The Die Has Been Cast

Black-brown and incredibly staining.  Big fig newton plum tumbled in petrichor arises alongside an alternating stewwed meat and SERIOUSLY aged beef.  Perfect melding of anise and tobacco create a spine of spice and earth to offset the very ripe fruit.  Wines like this always come with a certain amount of expectation.  What is a $200 bottle of Napa Cab with a 40-50 year pedigree supposed to taste like?  When I drink $200 bottles of cab, I make SURE they have a pedigree of strength and are not huge fat disgusting chocolatey over-ripe sweet messes designed for people with more money than taste buds and created by consulting winemakers in labs.  Hence I am drawn to bottles with some history–first of all because I love Napa and Sonoma history, but most importantly: these bottles typically have a vested interest in maintaining a consistent core of structure despite this costing them at the points-market.  I find it esteem-able for a producer to sacrifice sales to morons who demand 95+ wines by working with what the fruit has and bottling a wine which will last 30 years in exchange for probably never exceeding the low-90’s.  I’m just guessing here on this wine–I never look at scores–but to me this tastes like a pretty solid 92-93-point wine.  Which, for a lot of buyers in the 200-dollar range, is a death-knell.  Not me.  If you want proof of this, look at JR’s scores in relation to RP, WE, WS, and AG across a single Cabernet over several Napa vintages.  It becomes pretty obvious she values structure over initial WOW!  And so do I.  Give me that beautiful firm meaty or even vegetal substance, peppery spice and tannin.  And this bottle has all that in spades.  In the mouth, a Skittles-stripe of candied green sharpness creates a focal-point over the chaparral and lonesome dry wind blowing cinnamon rolls–sticky and wet–cooking… somewhere…  Salted nougat and black walnut vie for attention in a mouthfeel that is ripe ripe ripe but so unfat… so unflabby.  I’m guessing 14-8.  Sharp and focused, the aformentioned green stripe maintains a presence loud and clear, arching through the entire palate–breathing out only after 3-4 hours in decanter.  Late-settling-down merely brings back the initial fig and bright plum, layered over real Asian lacquer-box, black walnut and just a slight beautiful hint at NyQuil.  Tannin–minced out of rock and red dust–requires frequent teeth-wipings and near-chewing to process.  This wine’s a bargain.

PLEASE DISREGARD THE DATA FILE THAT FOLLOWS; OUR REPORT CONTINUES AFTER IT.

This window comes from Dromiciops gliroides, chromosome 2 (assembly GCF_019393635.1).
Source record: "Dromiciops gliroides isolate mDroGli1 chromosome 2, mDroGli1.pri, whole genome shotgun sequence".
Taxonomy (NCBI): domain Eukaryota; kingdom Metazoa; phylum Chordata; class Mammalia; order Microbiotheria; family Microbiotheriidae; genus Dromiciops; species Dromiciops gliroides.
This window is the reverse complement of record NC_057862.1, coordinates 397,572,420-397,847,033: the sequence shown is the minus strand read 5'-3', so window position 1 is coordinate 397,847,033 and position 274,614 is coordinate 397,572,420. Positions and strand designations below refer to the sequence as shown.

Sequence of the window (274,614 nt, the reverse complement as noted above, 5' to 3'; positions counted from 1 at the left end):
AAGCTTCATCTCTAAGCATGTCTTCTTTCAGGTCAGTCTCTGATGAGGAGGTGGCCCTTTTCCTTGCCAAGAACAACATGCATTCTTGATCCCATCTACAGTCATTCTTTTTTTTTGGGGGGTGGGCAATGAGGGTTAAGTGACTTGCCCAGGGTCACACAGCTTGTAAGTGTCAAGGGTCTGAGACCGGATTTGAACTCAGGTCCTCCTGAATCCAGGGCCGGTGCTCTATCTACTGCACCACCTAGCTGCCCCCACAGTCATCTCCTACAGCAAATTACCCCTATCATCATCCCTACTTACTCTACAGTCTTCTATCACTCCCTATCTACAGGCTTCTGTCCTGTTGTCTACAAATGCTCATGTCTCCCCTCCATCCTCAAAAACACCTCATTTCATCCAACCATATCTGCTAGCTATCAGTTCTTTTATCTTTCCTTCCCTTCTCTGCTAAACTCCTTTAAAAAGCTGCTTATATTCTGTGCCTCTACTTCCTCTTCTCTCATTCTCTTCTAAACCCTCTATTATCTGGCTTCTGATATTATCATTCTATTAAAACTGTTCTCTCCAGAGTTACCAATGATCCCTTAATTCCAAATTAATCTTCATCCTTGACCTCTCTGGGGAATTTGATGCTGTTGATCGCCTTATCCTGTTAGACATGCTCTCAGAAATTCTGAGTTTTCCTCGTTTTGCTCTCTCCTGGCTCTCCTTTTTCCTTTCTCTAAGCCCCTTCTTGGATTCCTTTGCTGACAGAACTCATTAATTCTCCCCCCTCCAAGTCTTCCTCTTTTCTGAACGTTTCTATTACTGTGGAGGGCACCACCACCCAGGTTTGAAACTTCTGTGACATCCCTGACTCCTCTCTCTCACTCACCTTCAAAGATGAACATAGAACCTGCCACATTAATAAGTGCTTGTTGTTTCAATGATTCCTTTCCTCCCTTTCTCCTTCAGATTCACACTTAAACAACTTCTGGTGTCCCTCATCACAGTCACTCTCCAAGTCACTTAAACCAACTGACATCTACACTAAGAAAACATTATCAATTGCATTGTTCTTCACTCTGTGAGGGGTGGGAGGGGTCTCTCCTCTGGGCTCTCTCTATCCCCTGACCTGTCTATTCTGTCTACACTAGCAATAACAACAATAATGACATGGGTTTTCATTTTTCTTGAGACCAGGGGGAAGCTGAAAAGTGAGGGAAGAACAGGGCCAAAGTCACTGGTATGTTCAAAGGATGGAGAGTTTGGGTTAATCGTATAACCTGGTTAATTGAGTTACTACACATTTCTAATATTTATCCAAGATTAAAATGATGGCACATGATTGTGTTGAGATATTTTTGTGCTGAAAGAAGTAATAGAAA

2009 INGLENOOK Cabernet Sauvignon Napa Valley Rutherford  14-8

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